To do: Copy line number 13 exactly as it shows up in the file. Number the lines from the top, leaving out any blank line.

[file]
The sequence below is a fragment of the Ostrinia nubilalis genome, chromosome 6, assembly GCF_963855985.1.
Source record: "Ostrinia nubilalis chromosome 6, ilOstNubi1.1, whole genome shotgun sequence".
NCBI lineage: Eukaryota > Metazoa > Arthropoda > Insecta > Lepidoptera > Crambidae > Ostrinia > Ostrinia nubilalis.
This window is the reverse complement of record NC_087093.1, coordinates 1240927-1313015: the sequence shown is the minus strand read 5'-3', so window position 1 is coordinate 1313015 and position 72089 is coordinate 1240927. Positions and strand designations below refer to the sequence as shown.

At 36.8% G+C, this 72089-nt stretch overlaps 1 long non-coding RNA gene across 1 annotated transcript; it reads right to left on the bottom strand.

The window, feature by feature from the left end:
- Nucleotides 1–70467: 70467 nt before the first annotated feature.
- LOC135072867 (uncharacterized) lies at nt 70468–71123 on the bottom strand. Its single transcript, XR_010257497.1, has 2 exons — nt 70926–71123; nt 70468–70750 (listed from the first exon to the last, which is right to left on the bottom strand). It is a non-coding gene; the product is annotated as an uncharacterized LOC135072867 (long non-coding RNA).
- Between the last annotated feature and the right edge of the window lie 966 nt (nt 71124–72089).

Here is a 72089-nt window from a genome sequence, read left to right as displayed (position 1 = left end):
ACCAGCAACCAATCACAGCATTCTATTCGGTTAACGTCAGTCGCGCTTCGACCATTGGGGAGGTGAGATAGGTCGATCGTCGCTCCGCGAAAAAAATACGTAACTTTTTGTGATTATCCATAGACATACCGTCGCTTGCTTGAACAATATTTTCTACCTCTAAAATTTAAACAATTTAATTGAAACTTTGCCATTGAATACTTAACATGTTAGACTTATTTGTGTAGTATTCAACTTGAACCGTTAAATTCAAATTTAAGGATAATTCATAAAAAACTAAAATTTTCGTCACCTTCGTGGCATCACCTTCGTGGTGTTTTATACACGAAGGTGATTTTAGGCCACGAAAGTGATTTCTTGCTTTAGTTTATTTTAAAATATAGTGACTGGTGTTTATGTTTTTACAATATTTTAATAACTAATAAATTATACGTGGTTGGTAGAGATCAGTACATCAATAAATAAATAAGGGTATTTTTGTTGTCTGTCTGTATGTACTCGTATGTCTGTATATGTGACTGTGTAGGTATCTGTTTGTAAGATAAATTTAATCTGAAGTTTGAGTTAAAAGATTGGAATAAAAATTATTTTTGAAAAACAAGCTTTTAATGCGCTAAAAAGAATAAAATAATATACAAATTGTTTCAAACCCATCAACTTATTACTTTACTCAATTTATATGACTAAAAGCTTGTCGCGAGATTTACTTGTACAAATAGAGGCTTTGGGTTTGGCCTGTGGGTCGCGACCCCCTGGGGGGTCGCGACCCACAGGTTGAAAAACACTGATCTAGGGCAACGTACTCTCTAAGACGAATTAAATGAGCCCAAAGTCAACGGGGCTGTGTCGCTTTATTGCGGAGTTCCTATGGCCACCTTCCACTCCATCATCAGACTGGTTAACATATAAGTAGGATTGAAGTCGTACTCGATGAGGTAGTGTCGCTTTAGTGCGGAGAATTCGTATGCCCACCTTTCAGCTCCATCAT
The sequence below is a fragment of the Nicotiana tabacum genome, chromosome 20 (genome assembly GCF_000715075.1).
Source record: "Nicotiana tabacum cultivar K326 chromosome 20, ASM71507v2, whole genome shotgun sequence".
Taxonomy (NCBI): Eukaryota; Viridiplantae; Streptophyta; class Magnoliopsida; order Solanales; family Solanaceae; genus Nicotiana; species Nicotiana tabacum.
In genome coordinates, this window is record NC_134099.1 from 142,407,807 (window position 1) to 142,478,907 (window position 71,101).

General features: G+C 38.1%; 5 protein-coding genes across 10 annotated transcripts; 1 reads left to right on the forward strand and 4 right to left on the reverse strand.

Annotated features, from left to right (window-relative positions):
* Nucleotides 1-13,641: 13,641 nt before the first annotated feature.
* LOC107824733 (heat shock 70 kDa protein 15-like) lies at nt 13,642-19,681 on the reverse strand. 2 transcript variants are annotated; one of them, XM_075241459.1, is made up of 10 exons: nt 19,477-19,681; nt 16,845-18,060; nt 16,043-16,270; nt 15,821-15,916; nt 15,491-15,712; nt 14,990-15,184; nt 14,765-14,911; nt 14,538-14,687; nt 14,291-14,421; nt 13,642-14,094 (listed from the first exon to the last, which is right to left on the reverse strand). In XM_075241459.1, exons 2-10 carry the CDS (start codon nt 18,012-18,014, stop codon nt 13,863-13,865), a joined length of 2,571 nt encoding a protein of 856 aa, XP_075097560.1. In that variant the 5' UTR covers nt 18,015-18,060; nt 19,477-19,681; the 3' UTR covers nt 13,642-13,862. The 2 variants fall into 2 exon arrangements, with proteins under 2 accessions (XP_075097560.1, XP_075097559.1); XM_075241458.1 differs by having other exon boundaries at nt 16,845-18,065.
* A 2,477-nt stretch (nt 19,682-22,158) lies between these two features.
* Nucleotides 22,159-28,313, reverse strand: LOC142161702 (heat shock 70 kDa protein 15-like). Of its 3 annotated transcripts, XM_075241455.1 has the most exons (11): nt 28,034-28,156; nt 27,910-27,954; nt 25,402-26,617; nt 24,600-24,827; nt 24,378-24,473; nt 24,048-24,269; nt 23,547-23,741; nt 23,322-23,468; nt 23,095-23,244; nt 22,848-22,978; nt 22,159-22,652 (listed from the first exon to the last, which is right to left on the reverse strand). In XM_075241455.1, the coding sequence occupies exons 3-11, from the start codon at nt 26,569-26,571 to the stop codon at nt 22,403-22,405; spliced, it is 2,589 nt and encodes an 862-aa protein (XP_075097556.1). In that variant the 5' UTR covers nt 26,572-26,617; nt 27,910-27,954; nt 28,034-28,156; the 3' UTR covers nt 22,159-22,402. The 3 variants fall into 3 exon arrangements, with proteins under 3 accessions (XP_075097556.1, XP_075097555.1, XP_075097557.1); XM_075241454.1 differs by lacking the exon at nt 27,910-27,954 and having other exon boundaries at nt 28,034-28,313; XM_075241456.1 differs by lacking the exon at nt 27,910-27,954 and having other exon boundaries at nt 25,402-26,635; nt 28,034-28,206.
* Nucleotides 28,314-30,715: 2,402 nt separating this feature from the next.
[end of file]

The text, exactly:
Source record: "Nicotiana tabacum cultivar K326 chromosome 20, ASM71507v2, whole genome shotgun sequence".